EXPLOREMY LIBRARYMAGAZINES
CATEGORIES
FEATURED
EXPLOREMY LIBRARY
Movies, TV & Music
Screen Education

Screen Education No. 90

Screen Education is essential reading for those with an interest in media literacy. Produced by educators, scholars and critics, the magazines content is tailored to the primary and secondary classroom, as well as some tertiary-level material, offering a unique and engaging perspective on screen education.

Country:
Australia
Language:
English
Publisher:
Australian Teachers of Media Incorporated
Read More
BUY ISSUE
$10.89(Incl. tax)
SUBSCRIBE
$39.60(Incl. tax)
4 Issues

In this issue

19 min.
same old song nostalgia and fantasy in la la land

La La Land (Damien Chazelle, 2016) is most famous at least for the near future, if not forever – for its defeat-from-the-jaws-of-victory Oscars loss, a moment of such off-script surprise and drama that it turned the 89th Academy Awards into something resembling a sports movie, with plucky underdog Moonlight (Barry Jenkins, 2016) triumphing in unbelievable, at-the-buzzer fashion. Having won five BAFTAs, seven Golden Globes and – earlier that night – six Academy Awards, La La Land was fully expected to win the Oscars’ climactic prize, Best Picture. But in an upset made infamous by an all-time gaffe – the wrong envelope handed to presenters, the wrong film title read out, the wrong winners coming on stage – it lost, only after its makers had started delivering acceptance speeches. The film is…

15 min.
cautionary reflections looking into black mirror

The central premise of a Black Mirror episode often provides a small – but telling – exaggeration of a trend or phenomenon in contemporary life, usually connected to technological innovation, and usually set not terribly far into the future. Black Mirror uses a storytelling format that is not unprecedented in television’s history, but still manages to be surprising. Like a literary anthology of short stories – or like the original series of The Twilight Zone – the episodes of each Black Mirror season tell entirely unconnected tales, usually in very different genres. As each season begins its rollout, we can only guess at, or vaguely imagine, what these genres might be: fantasy, action, horror, comedy … there is absolutely no uniformity of style or tone from episode to episode, or season…

14 min.
a closer orbit relationships and empathy in wonder

Imagine (or remember) your first day at a new school. You don’t know anyone. You don’t know your teachers. You don’t even know where the bathroom is. How do you feel? Now imagine that you look different to everyone else. And that the reason you haven’t been to school before is that you have spent your life in and out of hospital, having operation after operation. Some of them were to save your life. Some of them were to make your life that little bit easier. And some of them were to make you look a bit more ordinary. Now, how do you feel? Wonder (Stephen Chbosky, 2017), based on the book by RJ Palacio, is about a ten-year-old boy named August, or ‘Auggie’, Pullman (Jacob Tremblay), who has been born…

15 min.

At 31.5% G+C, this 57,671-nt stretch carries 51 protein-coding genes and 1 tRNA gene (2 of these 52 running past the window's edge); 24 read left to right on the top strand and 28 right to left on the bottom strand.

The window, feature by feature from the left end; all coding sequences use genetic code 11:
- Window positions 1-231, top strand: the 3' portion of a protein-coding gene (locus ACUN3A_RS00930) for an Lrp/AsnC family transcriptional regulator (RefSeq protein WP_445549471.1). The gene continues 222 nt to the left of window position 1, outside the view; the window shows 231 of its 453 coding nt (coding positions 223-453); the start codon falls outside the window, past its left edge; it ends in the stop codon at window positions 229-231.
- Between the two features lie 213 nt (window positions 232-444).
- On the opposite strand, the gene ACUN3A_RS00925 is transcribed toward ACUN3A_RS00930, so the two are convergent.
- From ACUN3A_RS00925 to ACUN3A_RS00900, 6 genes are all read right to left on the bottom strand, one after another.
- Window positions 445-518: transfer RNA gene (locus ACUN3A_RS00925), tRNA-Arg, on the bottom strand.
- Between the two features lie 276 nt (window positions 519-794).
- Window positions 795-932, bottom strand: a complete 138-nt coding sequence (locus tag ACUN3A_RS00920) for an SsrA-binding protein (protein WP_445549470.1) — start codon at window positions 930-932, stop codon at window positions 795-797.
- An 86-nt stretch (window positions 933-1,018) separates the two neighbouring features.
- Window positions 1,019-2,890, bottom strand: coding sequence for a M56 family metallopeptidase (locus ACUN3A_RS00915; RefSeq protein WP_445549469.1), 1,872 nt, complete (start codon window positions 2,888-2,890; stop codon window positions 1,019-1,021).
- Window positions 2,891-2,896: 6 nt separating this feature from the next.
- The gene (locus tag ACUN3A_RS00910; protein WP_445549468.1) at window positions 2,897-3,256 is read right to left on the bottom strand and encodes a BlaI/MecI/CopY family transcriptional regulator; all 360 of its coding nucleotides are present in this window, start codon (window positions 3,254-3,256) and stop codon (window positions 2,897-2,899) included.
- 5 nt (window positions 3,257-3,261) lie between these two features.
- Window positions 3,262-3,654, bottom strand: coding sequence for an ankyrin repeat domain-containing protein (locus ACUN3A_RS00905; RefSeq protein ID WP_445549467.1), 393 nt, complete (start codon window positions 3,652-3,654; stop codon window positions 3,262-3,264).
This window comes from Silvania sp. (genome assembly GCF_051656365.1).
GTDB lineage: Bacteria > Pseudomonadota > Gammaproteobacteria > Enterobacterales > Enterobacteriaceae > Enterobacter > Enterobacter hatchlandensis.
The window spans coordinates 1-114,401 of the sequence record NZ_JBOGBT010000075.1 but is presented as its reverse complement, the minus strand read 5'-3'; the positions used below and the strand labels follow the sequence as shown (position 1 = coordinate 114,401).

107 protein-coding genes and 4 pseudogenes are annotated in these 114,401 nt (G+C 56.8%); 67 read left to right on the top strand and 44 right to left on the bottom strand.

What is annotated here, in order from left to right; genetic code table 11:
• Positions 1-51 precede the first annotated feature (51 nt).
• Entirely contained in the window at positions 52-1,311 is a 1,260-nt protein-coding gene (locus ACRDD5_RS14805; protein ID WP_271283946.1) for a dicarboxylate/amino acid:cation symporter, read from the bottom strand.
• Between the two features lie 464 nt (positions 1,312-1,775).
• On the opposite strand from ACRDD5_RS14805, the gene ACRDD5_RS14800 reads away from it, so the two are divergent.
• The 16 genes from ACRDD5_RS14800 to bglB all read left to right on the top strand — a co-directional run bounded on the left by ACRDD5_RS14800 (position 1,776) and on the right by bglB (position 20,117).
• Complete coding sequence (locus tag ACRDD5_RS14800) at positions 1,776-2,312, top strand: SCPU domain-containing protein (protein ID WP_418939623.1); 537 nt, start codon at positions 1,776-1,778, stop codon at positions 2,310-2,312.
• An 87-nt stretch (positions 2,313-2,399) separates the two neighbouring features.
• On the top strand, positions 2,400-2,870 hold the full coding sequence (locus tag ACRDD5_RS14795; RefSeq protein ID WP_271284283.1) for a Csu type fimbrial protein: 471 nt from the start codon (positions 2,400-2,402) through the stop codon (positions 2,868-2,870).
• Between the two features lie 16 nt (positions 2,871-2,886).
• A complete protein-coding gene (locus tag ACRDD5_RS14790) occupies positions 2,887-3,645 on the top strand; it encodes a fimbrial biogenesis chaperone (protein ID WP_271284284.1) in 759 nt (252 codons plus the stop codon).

cinema science primate probabilities in the planet of the apes trilogy

From one perspective, the financial success of the new Planet of the Apes trilogy – from Rise of the Planet of the Apes (Rupert Wyatt, 2011) through Dawn of the Planet of the Apes (Matt Reeves, 2014) to War for the Planet of the Apes (Reeves, 2017) – doesn’t come as a surprise. After all, you’ve got recognisable intellectual property, big budgets and plenty of action: the kind of formula that makes for big bucks at the box office. Yet the fact that the Apes trilogy raked in over US $1.5 billion dollars worldwide belies the uniqueness of the series. It’s not just that the Planet of the Apes brand was hardly rock-solid after the original film (Franklin J Schaffner, 1968) was followed by an ignominious string of sequels and an…

17 min.
welcome to the machine artificial intelligence on screen

The earliest images of robots on the big and small screen were usually only vaguely humanoid; while they had something approximating a body, they were undeniably mechanical in nature. From The Jetsons’ Rosie the android maid (voiced by Jean Vander Pyl) to Lost in Space’s mononymous Robot (played by Bob May and voiced by Dick Tufeld), children’s TV versions of sci-fi robots were often benign, clunky creatures; the portrayals of their relationship with their human masters, however, suggested a desire on our part for our futuristic companions to have at least an approximation of intelligence and personality. The human need to communicate is perhaps the genesis of artificial intelligence (AI) as we see it most often depicted on screen now: the capacity to look, feel and speak like us makes…

14 min.
playing to win   women’s sport, equity and battle of the sexes

On 20 September 1973, an estimated 90 million people watched as Billie Jean King prevailed in a winner-takes-all tennis match against 55-year-old Bobby Riggs, who was once ranked as the top male tennis player in the world. Though King walked away from the ‘Battle of the Sexes’ with the US$100,000 prize, she had played for so much more. With Riggs, a self-proclaimed male chauvinist, disparaging the skills of female tennis players and degrading women more broadly at every opportunity, King took the court at the Houston Astrodome to win respect for female athletes and the codes they were competing in. With her victory, she inspired countless women – athletes or otherwise – around the world. Battle of the Sexes (Jonathan Dayton & Valerie Faris, 2017) dramatises the events surrounding what has…